United States of America for the use and benefit of Ready Mix USA, L.L.C. v. One Stop Environmental, L.L.C. et al, No. 1:2012cv00144 - Document 63 (N.D. Miss. 2013)

Court Description: MEMORANDUM OPINION re 62 Order on Motion to Dismiss. Signed by District Judge Sharion Aycock on 3/27/2013. (dm)
Download PDF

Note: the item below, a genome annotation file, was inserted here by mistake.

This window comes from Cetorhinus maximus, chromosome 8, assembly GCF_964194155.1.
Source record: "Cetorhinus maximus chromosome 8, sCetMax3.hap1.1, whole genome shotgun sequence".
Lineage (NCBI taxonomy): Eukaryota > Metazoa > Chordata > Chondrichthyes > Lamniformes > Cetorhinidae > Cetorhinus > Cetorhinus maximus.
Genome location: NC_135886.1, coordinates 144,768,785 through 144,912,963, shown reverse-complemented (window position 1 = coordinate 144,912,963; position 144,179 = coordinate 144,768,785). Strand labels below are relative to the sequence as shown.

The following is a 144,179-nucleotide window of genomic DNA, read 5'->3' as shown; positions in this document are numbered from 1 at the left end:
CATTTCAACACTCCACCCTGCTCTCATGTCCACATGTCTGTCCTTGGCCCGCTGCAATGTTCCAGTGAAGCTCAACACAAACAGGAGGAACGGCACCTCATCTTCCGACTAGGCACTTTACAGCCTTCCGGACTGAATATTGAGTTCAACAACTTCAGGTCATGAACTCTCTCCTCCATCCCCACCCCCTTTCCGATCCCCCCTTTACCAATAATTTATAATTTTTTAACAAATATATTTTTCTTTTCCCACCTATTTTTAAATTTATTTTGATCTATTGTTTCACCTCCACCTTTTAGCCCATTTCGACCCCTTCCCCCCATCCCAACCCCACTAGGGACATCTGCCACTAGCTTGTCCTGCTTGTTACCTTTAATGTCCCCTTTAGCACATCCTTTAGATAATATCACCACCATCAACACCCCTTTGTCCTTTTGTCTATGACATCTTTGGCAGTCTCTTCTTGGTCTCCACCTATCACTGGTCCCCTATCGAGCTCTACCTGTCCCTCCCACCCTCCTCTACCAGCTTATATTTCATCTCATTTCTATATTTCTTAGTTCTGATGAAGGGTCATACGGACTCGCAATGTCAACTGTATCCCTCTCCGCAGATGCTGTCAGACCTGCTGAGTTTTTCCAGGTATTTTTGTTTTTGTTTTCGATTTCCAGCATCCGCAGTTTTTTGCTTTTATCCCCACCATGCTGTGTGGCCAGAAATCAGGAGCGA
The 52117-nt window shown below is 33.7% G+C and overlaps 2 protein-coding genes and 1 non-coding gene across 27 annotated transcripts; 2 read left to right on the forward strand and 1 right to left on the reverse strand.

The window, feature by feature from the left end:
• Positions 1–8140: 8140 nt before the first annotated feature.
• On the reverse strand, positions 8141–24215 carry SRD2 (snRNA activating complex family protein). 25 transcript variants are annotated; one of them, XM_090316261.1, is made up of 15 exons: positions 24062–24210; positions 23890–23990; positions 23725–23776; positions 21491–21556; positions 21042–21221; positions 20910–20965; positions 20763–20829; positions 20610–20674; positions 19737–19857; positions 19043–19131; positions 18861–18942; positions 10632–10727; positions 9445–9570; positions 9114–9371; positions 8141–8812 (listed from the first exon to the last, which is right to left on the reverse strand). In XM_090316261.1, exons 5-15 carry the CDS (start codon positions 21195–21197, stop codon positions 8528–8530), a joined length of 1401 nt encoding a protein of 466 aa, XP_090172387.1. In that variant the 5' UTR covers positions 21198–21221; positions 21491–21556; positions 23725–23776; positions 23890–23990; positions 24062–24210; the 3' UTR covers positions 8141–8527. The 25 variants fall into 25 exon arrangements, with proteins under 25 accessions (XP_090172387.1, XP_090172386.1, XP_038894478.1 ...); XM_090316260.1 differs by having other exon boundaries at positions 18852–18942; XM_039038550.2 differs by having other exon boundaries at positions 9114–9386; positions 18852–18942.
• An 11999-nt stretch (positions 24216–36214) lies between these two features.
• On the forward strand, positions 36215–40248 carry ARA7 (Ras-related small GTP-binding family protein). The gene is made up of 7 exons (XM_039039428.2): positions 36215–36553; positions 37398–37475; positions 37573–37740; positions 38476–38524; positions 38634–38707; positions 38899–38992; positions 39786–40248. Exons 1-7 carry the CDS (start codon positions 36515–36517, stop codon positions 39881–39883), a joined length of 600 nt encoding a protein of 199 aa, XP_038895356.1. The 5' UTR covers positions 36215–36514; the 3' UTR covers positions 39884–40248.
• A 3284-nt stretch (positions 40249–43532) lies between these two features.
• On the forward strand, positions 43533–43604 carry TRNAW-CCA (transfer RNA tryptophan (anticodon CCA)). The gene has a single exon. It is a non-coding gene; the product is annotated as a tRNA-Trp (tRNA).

IN THE UNITED STATES DISTRICT COURT FOR THE NORTHERN DISTRICT OF MISSISSIPPI ABERDEEN DIVISION UNITED STATES OF AMERICA for the Use and benefit of READY MIX USA, LLC d/b/a BLOCK USA GULF COAST DIVISION v. PLAINTIFF CIVIL ACTION NO.: 1:12-CV-144-SA-DAS ONE STOP ENVIRONMENTAL, LLC; SIMPSON PLASTERING, LLC; and AMERICAN SAFETY CASUALTY INSURANCE COMPANY DEFENDANTS and NETTLETON CONCRETE, INC THIRD-PARTY DEFENDANT MEMORANDUM OPINION AND ORDER Presently before the Court is Third-Party Defendant Nettleton Concrete Inc. s Motion to Dismiss [37] brought under Federal Rule of Civil Procedure 12(b)(3). For the reasons set forth below, the Court denies that motion. FACTUAL BACKGROUND Block USA commenced the present action to recover approximately $130,000.00 for building material and supplies sold to Simpson Plaster, LLC and One Stop Environmental, LLC for incorporation in a United States Department of Agriculture project. One Stop, the general contractor, subsequently filed a counterclaim against Block, alleging that Block s delay in delivering said materials subsequently caused One Stop to be delayed in ultimately completing the project and One Stop thereby suffered lost profits. According to Block, One Stop has indicated that, in particular, delays in the manufacturing of ground face concrete blocks are at the root of One Stop s claim. Block thereafter filed a Third-Party Complaint against its ground face concrete block supplier, Nettleton Concrete, Inc. It is that claim in particular that gives rise to the immediate controversy. Nettleton has filed the present motion to dismiss for improper venue, alleging that a forum-selection clause governs the contract entered into by the parties. Specifically, Nettleton cites a clause providing, All litigation of any debt or issues between the parties shall be in the courts of the Western District of Craighead County at Jonesboro, Arkansas. Block concedes that the forum-selection clause would govern if it had been included in the contract, but instead argues that the contract entered into by the parties contained no such agreement. The Court now considers the merits of those positions. STANDARD OF LAW Under the law of this Circuit, a motion to dismiss based on a forum-selection clause may be properly raised under the procedural mechanism of Federal Rule of Civil Procedure 12(b)(3). See Lim v. Offshore Specialty Fabricators, Inc., 404 F.3d 898, 901-02 (5th Cir. 2005) ( Because our court has accepted Rule 12(b)(3) as a proper method for seeking dismissal based on a forum selection clause, we need not decide whether a Rule 12(b)(1) motion would be appropriate. ). As such, the court must view all facts in a light most favorable to the plaintiff. Noble Drilling Services, Inc., v. Certex USA, Inc., 620 F.3d 469, 473 (5th Cir. 2010). In a diversity action, federal law determines the enforceability of a forum-selection clause. Haynsworth v. Corp., 121 F.3d 956, 962 (5th Cir. 1997). And, if a mandatory forum-selection clause indeed applies, it is enforceable unless the non-movant can show it was unreasonable. Carter v. Countrywide Credit Indus., Inc., 362 F.3d 294, 299 (5th Cir. 2004). In the case at hand, however, Plaintiff concedes 2   that the forum-selection clause would apply were it a part of the agreement, but instead argues that such a clause was not a part of the contract entered into by the parties. Questions regarding the existence of a contract are instead state-law questions. Graves v. BP America, Inc., 568 F.3d 221, 222 (5th Cir. 2009) (establishing that in determining whether a contract is formed, state-law principles govern). Thus, this Court need first determine whether it can even be considered a term of the contract entered into by the parties. See id. (premising subsequent reasonability analysis on an initial determination that clause applied); Chateau Des Charmes Wines v. Sabate USA, Inc., 328 F.3d 528, 531 (9th Cir. 2003) (considering whether forum selection clause was even a part of the contract before determining validity); Valero Marketing and Supply Co. v. Gen. Energy Corp., 702 F. Supp. 2d 706, 714 (S.D. Tex. 2010) (applying general rules of contract law to determine whether forum selection clause was part of subject contract); Zamora Entertainment, Inc., v. William Morris Endeavor Entertainments, LLC, 667 F. Supp. 1032, 1036 (S.D. Iowa 2009) (asking whether contract contained forum-selection clause before gauging validity). The Court therefore first looks to the contours of state law to determine whether the parties entered into a contract containing a forum-selection clause. See Webb v. Investacorp, Inc., 89 F.3d 252, 257-58 (5th Cir. 1996) (looking first to state-law contract formation principles to determine whether there is a valid agreement to arbitrate). DISCUSSION There is no dispute that the UCC governs the current dispute between the parties as it involved the sale of concrete block, considered a sale of goods under the UCC. Additionally, the parties do not dispute whether a valid contract existed, but instead disagree as to when that 3   contract was formed and what terms it subsequently included. 1 The existence of a contract is a question of fact that is to be determined by a jury, or a trial judge when a trial is conducted without a jury. Mauldin Co. v. Lee Tractor Co. of Miss., Inc., 920 So.2d 513, 514 (Miss. Ct. App. 2006). A valid contract requires an offer and an acceptance, Anderton v. Business Aircraft, Inc., 650 So. 2d 473, 476 (Miss. 1995), and further, it is an elementary concept of contract law that mutual intent is a necessary component of any contract. Yazoo Mfg. v. Lowe s Companies, Inc., 976 F. Supp. 430, 435 (S.D. Miss. 1997) (citing Smith v. Smith, 656 So.2d 1143, 1147 (Miss. 1995)). Nonetheless, under Mississippi Code § 75-2-204(1), a contract for the sale of goods may be formed in any manner sufficient to show the existence of a contract. [A]n offer to make a contract shall be construed as inviting acceptance in any manner and by any medium reasonable under the circumstances. See Miss. Code § 75-2-206(1)(a). Terms with respect to which the confirmatory memoranda of the parties agree or which are otherwise set forth in a writing intended by the parties as a final expression of the agreement may be explained or supplemented by a course of dealing. See Miss. Code § 75-2-202. A course of dealing is defined as a sequence of conduct concerning previous transactions between the parties to a particular transaction that is fairly to be regarded as establishing a common basis of understanding for interpreting their expressions and other conduct. Miss. Code § 75-1-303. In the case at hand, Nettleton s motion to dismiss simply assumes, without arguing, that the forum-selection clause was a part of the contract entered into by the parties. Specifically,                                                              1 Plaintiff acknowledges that there is a potential choice of law issue regarding whether the laws of Mississippi or Arkansas rightfully apply regarding contract formation. Nonetheless, Plaintiff represents, and this Court agrees, that there is not a significant difference between the two states in regard to the applicable issues, and such analysis is not immediately required. Hartford Underwriters Ins. Co. v. Foundation Health Services Inc., 524 F.3d 588, 592 (5th Cir. 2008) (finding choice of law analysis necessary because Mississippi law provided viable cause of action, but Louisiana law did not) (citing Zurich Am. Ins. Co. v. Goodwin, 920 So.2d 427, 432 (Miss. 2006). 4   Nettleton argues that under a course of dealings Block and Nettleton entered into a series of purchases, [as] reflected by an attached self-declared invoice. The first page of each invoice indeed contains a forum-selection clause, stating, The venue for litigation of any debt or issue between the parties shall be in the courts of the Western District of Craighead County at Jonesboro, Arkansas. Additionally, Nettleton has shown that on the back of the invoice is an additional term of sale stipulating that [a]ll litigation of any debt or issues between the parties shall be in the courts of the Western District of Craighead County at Jonesboro, Arkansas. Assuming that clause was part of the contract, Nettleton s argument and authorities were aimed solely at the validity of such clauses when agreed to by the parties. In response, however, Block countered by asserting that the forum selection clause was never part of the contract between the parties. According to Block, Nettleton has produced no evidence establishing that the parties agreed to or addressed the issue of a forum-selection clause in the course of entering into an agreement. Block contends that the account manager in charge of obtaining concrete block for the USDA project was Sam Steen. Block avers that several weeks before Nettleton began manufacturing the subject concrete block, Block sent an order to Brian Woods at Nettleton. According to Block, Nettleton then sent the order back to Block with several requests for clarification. At the same time, Woods also submitted an architectural order checklist. That checklist provided that [p]roduction will be scheduled after receipt of this completed document. Thus, according to Plaintiff, Block s offer was accepted when Nettleton began producing the order and it was not until after a contract had been formed that Nettleton sent any form conveying that the forum-selection clause was part of the agreement. Additionally, Block asserts that the forum selection clause should be deemed a material term 5   under of the Uniform Commercial Code, and should therefore not automatically be added as a term to the contract under §2-207.2 Block vehemently argues that it was not informed of the forum-selection clause at the time of contracting. Based on the affidavit of Steen, Block asserts that the invoices sent following the order were conveyed via email, and although the attached document indicated terms and conditions were included on the reverse, the reverse side of that page was not included with the attachment. Additionally, Block contends that the email order sent by Block on January 5, 2011, was not prepared as an acceptance of Nettleton s quotation, but was instead an offer. Finally, Block also argues that the quotation sheets bearing a signature in the acceptance blank were not signed by agents of Block. Nettleton, in rebuttal, has offered an affidavit of Brandon Winters, Nettleton s vice president and hundreds of pages of purportedly probative documents. Among those documents submitted were various quotations, invoices, bills of lading, and a credit application. Nettleton now argues that before commencing any business relationship with Plaintiff, Nettleton required Block to submit to a credit application that thereafter formed the basis of the entire financial relationship between the two parties. Additionally, through the affidavit of Winters, Nettleton avers that over the course of a multi-year relationship, Block had purchased concrete block from Nettleton on twenty or more occasions and upon each transaction Nettleton was required to submit a quotation to Block, which designated both the quantity and price of each block to be manufactured. Moreover, Nettleton argues that it never commences the manufacturing of a special order until the customer has reviewed the quotation and ordered                                                              2 Although Plaintiff has presented extensive argument as to why the clause would not have become part of the parties agreement under the UCC s §2-207 Battle of the Forms provision based on its materiality, Defendant has presented no argument as to that issue and the Court need not consider it. 6   pursuant to the contract. According to Nettleton, Steen s email from Block on January 5, 2011 constituted an acceptance of Nettleton s quotation for the disputed job. Thus, according to Nettleton, the quotation constituted the offer at issue and it specifically included the forumselection clause. Viewing the facts in a light most favorable to Block, this Court is unable to say that the contract formed between the parties included the forum-selection clause. Although Nettleton contends that they never commenced an order before issuing a quotation to a client and then receiving the client s acceptance pursuant to the terms stated therein, Nettleton has submitted no evidence that is probative of that assertion. Nettleton has submitted a large volume of quotations that might very well constitute offers. However, those quotations have a signature line that indicates, [b]y signing, I/We understand and accept all notices, warning, terms and conditions and products. None of these is signed by an agent of Block, nor has Nettleton submitted any evidence of a direct response from Block regarding a proposed quotation. Whatever the course of dealings between the parties, it clearly did not involve Nettleton submitting a proposed quotation and requiring Block to sign and return the form in order to accept it. The current facts before the Court are simply to convoluted to determine that the parties course of dealings was uniform in regard to the exchange of forms. See New Moon Shipping Co. v. MAN B & W Diesel AG, 121 F.2d 24, 19, 20 (2d Cir. 1996) (noting that a wellestablished custom of sending an arbitration clause may bind an opposing party, but cautioning that such a understanding is clearly a question of fact); see also Pervel Industr., Inc. v. TM Wallcovering, Inc., 871 F.2d 7, 8 (2d Cir. 1989) (requiring at least a number of confirmation forms to be signed before finding them binding and also finding special significance in the prevalence of such standard terms within the context of the textile industry). 7   Additionally, outside of Nettleton s conclusory averment, Nettleton has not provided any documentation that these quotations were regularly and uniformly sent to Block as offers. Moreover, Nettleton has not submitted any other alleged acceptances from Block, except that of the January 5 email correspondence. Based on the evidence presented, the Court can say with no certainty that there was such a definite and particular course of dealings between the parties. See also One Beacon Ins. Co. v. Crowley Marine Services, Inc., 648 F.3d 258, 267 (5th Cir. 2011) (reciting that an inference of the parties common knowledge or understanding that is based upon a course of dealing is [a] question of fact. ) (quoting New Moon Shipping Co., Ltd., 121 F.3d at 30). Additionally, although Nettleton contends that Block s January 5, 2010 correspondence constituted an acceptance, this is less than clear based on the facts before the Court. That correspondence states, Brian, Here you go! Color: Cranbury. It then includes a list of the desired quantity of each product. Steen then immediately added an addendum to that email, this time stating, Oh by the way give me pricing, please! Woods then replied with 10-4 and apparently also sent an architectural checklist form and annotated Block s list of the desired product with questions such as, need drawing and what is this?. In regard to the invoices, although the form indicates that terms and conditions are included on the reverse, Block has averred that the terms and conditions were not included because the practice of Nettleton was to send those invoices by email. Nettleton has made no showing that those terms and conditions were actually ever mailed. Additionally, although some facts indicate that Nettleton may have sent the quotation as a delivery receipt, the uncorroborated evidence shows that Block never signed such a quotation and Nettleton has not 8   clearly established that they were actually included in such a fashion. These facts are insufficient to support a factual finding necessary to bind Block. Finally, although Nettleton contends that the credit application governed the entire financial relationship between the parties, the text of that application tells another story.3 Although the form indeed states that, [a]s part of the consideration of the granting of credit, the undersigned agree(s) that the appropriate venue for litigation of any debt or issue between the parties shall be in the courts of the Western District of Craighead County at Jonesboro, Arkansas, the credit application proffered by Nettleton was apparently completed and processed in July of 2008. Nettleton contends that the credit application was renewed for the present job, but has provided no evidence of such. The text of the application does not indicate that it would govern all future contracts entered into by the parties, but instead appears to be much more specific. For instance, the form requires the applicant to fill in the blanks for such inquiries as: with whom the construction loan was obtained, who the relevant bonding company is, the name of the job, and the property owner of the job. In other words, the credit application is job specific. It is uncontroverted that the relevant credit application was not completed as part of the disputed job, but was rather completed much earlier in the parties relationship. In fact, even Nettleton states that Block has purchased material from Nettleton for twenty or more jobs. Thus, the Court is unable to determine that the contract entered into by the parties for a particular job in 2008 necessarily governed the parties in regard to the disputed transaction.                                                              3 The court generally refuses to consider arguments raised for the first time in rebuttal on the basis that the nonmovant is deprived of the opportunity to adequately respond. Stuckey v. Miss. Transp. Comm n, 2009 WL 230032, *2 (S.D. Miss. Jan. 29, 2009); see also McDaniel v. Miss. Baptist Med. Ctr., 869 F. Supp. 445, 453 (S.D. Miss. 1994) ( In the interest of fairness, Defendant should not be allowed to raise new grounds for the first time in its rebuttal to which Plaintiff will not have the opportunity to provide an adequate response. ). The Court finds the newly proffered evidence here unavailing regardless, however. 9   CONCLUSION Viewing the facts before the Court in a light most favorable to the Plaintiff, the Court simply cannot conclude that the contract entered into by the parties included the disputed forum selection clause. The Court notes, however, that this is not a ruling on the merits. The Court does not hold that the contract between the parties did not contain or forum-selection clause or any of the other terms and conditions that may be cited by Defendant. Instead, the Court simply holds that it cannot find as a matter of law, that the contract did contain such terms. Nettleton s Motion to Dismiss [37] is therefore denied. SO ORDERED, this the 27th day of March, 2013. /s/ Sharion Aycock___________________ U.S. DISTRICT JUDGE   10